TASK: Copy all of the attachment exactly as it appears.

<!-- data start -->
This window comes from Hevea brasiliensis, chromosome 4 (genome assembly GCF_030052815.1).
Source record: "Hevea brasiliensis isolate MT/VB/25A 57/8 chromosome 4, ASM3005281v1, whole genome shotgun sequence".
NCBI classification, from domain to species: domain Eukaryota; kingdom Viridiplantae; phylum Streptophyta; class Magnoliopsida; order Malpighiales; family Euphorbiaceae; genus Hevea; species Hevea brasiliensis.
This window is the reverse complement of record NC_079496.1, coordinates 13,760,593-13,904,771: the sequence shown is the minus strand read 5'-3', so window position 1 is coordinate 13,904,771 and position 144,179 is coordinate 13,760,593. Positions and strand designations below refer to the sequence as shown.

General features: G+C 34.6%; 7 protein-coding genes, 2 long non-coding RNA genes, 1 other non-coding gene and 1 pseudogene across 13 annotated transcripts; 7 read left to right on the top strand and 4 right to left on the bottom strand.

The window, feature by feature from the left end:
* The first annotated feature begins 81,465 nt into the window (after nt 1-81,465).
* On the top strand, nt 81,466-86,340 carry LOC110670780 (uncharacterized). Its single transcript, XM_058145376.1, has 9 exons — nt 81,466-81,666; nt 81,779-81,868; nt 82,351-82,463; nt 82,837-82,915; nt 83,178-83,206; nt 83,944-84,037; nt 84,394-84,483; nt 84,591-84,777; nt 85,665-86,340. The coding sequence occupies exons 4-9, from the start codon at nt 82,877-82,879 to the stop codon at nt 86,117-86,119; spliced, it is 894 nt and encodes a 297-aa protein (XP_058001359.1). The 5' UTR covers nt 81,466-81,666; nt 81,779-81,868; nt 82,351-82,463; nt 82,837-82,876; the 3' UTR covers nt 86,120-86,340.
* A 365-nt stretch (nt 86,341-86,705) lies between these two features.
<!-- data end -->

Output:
This window comes from Hevea brasiliensis, chromosome 4 (genome assembly GCF_030052815.1).
Source record: "Hevea brasiliensis isolate MT/VB/25A 57/8 chromosome 4, ASM3005281v1, whole genome shotgun sequence".
NCBI classification, from domain to species: domain Eukaryota; kingdom Viridiplantae; phylum Streptophyta; class Magnoliopsida; order Malpighiales; family Euphorbiaceae; genus Hevea; species Hevea brasiliensis.
This window is the reverse complement of record NC_079496.1, coordinates 13,760,593-13,904,771: the sequence shown is the minus strand read 5'-3', so window position 1 is coordinate 13,904,771 and position 144,179 is coordinate 13,760,593. Positions and strand designations below refer to the sequence as shown.

General features: G+C 34.6%; 7 protein-coding genes, 2 long non-coding RNA genes, 1 other non-coding gene and 1 pseudogene across 13 annotated transcripts; 7 read left to right on the top strand and 4 right to left on the bottom strand.

The window, feature by feature from the left end:
* The first annotated feature begins 81,465 nt into the window (after nt 1-81,465).
* On the top strand, nt 81,466-86,340 carry LOC110670780 (uncharacterized). Its single transcript, XM_058145376.1, has 9 exons — nt 81,466-81,666; nt 81,779-81,868; nt 82,351-82,463; nt 82,837-82,915; nt 83,178-83,206; nt 83,944-84,037; nt 84,394-84,483; nt 84,591-84,777; nt 85,665-86,340. The coding sequence occupies exons 4-9, from the start codon at nt 82,877-82,879 to the stop codon at nt 86,117-86,119; spliced, it is 894 nt and encodes a 297-aa protein (XP_058001359.1). The 5' UTR covers nt 81,466-81,666; nt 81,779-81,868; nt 82,351-82,463; nt 82,837-82,876; the 3' UTR covers nt 86,120-86,340.
* A 365-nt stretch (nt 86,341-86,705) lies between these two features.